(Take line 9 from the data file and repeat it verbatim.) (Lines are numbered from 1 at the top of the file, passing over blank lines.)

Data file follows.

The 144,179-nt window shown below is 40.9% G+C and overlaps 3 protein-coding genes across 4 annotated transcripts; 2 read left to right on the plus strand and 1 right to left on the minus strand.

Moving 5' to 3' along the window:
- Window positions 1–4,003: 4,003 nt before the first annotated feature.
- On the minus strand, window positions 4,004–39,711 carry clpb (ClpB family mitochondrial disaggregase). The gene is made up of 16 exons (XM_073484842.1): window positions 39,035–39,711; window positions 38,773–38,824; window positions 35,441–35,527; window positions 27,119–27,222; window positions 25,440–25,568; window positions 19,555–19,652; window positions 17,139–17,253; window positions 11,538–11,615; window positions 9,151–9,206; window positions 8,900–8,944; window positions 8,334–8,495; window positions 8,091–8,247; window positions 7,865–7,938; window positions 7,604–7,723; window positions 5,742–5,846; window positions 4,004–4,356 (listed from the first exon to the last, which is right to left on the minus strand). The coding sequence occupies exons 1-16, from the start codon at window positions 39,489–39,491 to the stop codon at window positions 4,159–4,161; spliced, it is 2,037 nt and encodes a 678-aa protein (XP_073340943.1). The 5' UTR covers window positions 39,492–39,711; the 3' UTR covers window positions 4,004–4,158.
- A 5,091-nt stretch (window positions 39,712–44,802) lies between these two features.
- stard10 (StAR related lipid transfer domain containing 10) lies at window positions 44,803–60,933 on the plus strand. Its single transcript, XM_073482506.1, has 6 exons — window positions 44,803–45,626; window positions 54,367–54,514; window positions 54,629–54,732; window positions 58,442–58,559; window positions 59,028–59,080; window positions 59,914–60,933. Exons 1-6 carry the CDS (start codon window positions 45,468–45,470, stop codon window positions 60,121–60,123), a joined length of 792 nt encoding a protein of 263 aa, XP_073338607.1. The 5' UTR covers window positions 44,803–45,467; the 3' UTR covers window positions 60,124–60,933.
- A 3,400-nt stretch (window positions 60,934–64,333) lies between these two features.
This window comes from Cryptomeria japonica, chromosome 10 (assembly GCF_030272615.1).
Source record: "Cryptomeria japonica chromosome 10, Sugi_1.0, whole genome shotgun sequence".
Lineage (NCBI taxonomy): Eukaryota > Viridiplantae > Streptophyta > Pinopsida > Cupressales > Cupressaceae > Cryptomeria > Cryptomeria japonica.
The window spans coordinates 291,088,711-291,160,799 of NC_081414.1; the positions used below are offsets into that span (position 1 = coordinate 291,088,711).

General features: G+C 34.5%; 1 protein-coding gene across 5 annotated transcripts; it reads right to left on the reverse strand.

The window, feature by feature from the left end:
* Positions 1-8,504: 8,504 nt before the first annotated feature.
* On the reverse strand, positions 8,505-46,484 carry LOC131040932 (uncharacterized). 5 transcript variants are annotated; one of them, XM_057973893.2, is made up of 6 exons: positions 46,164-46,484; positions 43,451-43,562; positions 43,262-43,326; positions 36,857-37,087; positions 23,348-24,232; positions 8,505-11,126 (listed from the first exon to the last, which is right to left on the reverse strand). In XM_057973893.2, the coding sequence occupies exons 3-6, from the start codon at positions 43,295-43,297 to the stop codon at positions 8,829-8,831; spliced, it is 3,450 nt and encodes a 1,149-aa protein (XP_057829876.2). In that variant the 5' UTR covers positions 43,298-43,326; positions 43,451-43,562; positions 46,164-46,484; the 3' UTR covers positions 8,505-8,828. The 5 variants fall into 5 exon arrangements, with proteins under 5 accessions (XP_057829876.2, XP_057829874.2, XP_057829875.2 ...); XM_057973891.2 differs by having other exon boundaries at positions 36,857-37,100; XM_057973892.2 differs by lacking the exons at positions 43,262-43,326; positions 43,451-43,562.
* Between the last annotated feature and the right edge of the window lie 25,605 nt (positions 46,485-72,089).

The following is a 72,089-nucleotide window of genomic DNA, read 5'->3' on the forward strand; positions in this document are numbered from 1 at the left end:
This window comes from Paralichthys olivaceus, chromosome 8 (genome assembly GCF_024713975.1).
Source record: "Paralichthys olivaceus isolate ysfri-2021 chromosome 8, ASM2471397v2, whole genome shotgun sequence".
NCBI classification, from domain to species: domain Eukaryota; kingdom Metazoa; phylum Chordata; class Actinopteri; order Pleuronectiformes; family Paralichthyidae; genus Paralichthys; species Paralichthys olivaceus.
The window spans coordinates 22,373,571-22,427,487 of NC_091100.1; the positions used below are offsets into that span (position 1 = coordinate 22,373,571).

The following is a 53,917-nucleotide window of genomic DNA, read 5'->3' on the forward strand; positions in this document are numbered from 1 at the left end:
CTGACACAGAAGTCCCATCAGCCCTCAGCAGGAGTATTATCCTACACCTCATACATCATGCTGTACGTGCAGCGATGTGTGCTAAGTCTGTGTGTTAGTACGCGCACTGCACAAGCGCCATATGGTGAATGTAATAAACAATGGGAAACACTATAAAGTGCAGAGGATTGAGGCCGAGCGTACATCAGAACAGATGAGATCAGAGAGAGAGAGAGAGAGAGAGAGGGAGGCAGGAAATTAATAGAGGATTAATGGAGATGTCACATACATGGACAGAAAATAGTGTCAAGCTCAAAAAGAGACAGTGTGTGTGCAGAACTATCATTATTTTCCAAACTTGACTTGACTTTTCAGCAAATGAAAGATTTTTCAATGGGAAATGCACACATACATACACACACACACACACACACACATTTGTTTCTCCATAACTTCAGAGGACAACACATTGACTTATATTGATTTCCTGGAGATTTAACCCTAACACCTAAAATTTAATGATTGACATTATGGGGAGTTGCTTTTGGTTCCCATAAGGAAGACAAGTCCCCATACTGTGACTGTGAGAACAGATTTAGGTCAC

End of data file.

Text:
Source record: "Cryptomeria japonica chromosome 10, Sugi_1.0, whole genome shotgun sequence".